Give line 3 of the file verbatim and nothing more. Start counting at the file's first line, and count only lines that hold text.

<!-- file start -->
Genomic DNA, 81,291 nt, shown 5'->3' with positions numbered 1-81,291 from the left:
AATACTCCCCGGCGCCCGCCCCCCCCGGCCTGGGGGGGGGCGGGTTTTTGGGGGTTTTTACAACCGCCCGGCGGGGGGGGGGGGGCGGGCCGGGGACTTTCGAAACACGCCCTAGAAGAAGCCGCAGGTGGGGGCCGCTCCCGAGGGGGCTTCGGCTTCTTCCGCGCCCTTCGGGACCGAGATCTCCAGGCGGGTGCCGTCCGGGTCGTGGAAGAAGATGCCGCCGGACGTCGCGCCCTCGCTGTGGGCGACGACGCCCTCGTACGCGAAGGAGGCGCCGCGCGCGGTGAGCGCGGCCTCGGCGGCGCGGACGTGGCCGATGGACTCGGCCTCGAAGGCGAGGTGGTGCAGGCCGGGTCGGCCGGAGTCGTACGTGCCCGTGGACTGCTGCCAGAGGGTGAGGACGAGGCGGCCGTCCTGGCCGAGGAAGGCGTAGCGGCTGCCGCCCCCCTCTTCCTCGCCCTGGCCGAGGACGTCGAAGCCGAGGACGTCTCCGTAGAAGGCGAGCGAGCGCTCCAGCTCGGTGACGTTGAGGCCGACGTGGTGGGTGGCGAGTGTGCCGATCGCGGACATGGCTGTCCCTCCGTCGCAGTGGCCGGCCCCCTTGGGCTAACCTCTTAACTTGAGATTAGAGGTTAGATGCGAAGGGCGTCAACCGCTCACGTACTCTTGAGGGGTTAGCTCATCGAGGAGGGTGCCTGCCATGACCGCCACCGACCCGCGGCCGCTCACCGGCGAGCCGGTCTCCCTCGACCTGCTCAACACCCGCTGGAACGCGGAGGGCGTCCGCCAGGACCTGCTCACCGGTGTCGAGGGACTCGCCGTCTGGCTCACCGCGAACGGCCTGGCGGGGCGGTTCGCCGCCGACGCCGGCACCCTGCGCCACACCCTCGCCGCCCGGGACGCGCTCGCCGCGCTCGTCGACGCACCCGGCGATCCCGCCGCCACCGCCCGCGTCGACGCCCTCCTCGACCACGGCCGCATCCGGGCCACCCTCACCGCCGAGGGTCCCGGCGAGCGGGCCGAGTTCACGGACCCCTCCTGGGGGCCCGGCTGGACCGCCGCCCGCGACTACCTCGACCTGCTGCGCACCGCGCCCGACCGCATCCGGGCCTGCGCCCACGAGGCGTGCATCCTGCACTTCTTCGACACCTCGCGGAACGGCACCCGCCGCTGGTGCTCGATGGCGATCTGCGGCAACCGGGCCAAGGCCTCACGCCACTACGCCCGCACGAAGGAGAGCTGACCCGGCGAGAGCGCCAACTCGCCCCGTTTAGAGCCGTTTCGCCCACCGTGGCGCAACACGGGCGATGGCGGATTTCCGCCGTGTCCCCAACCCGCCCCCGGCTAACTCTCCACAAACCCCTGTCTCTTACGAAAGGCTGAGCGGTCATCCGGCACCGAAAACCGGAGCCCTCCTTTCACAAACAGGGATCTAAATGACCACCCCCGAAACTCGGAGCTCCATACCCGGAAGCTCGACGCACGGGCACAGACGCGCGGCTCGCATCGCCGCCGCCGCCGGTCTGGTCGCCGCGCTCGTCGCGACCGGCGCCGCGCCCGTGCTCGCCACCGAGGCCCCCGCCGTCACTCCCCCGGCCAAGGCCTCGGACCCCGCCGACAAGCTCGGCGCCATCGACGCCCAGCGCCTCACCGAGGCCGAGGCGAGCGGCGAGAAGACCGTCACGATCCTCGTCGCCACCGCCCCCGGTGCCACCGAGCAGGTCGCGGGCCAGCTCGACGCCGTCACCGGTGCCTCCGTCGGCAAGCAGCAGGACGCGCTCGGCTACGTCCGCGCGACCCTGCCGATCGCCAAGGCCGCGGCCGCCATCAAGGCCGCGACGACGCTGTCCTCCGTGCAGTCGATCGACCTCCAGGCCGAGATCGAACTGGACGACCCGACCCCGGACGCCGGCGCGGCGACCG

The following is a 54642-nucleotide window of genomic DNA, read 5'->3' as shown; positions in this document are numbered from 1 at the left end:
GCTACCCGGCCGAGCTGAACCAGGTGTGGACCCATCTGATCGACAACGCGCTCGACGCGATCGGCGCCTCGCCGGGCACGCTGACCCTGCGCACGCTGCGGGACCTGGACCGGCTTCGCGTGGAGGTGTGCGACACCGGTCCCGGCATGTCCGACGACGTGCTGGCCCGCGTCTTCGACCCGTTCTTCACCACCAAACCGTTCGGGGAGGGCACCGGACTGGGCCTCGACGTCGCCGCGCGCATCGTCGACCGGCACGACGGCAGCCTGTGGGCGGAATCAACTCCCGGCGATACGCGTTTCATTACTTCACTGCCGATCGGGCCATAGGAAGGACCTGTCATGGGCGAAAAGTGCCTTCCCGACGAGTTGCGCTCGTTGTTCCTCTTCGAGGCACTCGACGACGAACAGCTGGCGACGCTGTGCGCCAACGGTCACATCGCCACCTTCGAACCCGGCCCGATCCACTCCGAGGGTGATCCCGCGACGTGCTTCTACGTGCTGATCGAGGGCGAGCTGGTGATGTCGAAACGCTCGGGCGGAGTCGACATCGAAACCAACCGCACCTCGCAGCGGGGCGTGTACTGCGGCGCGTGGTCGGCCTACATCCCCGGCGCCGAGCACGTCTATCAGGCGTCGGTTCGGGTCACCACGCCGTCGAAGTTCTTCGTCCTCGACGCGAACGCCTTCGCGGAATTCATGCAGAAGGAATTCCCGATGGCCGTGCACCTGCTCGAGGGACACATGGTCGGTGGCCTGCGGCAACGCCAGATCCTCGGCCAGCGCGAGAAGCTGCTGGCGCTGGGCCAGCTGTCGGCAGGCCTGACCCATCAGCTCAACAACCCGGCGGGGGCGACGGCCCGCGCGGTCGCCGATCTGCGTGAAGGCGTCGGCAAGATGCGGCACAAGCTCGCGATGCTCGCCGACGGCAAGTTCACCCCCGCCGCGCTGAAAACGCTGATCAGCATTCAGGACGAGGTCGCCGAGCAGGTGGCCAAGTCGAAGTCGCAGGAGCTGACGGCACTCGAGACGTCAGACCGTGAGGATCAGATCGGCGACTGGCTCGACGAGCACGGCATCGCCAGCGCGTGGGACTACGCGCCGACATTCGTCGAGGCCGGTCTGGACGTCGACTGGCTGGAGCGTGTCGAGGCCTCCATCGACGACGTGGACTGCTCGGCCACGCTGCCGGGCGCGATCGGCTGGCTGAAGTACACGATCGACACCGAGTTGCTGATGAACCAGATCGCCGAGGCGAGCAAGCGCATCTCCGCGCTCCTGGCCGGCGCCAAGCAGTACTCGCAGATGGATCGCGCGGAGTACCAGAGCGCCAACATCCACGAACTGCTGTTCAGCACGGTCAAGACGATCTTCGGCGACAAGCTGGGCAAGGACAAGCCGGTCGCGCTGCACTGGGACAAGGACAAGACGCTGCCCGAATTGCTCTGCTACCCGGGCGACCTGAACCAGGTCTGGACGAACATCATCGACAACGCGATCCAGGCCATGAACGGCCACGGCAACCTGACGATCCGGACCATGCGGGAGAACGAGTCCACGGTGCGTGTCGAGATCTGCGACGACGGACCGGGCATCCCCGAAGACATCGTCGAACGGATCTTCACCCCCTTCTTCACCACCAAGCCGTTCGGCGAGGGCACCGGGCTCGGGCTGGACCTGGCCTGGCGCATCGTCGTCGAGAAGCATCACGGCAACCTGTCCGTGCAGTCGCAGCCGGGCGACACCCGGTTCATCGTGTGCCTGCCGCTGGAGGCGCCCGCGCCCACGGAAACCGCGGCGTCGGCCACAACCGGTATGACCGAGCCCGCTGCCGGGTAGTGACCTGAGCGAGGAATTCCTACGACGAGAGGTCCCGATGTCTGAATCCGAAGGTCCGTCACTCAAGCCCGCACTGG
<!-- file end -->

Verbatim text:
The following is a 54642-nucleotide window of genomic DNA, read 5'->3' as shown; positions in this document are numbered from 1 at the left end: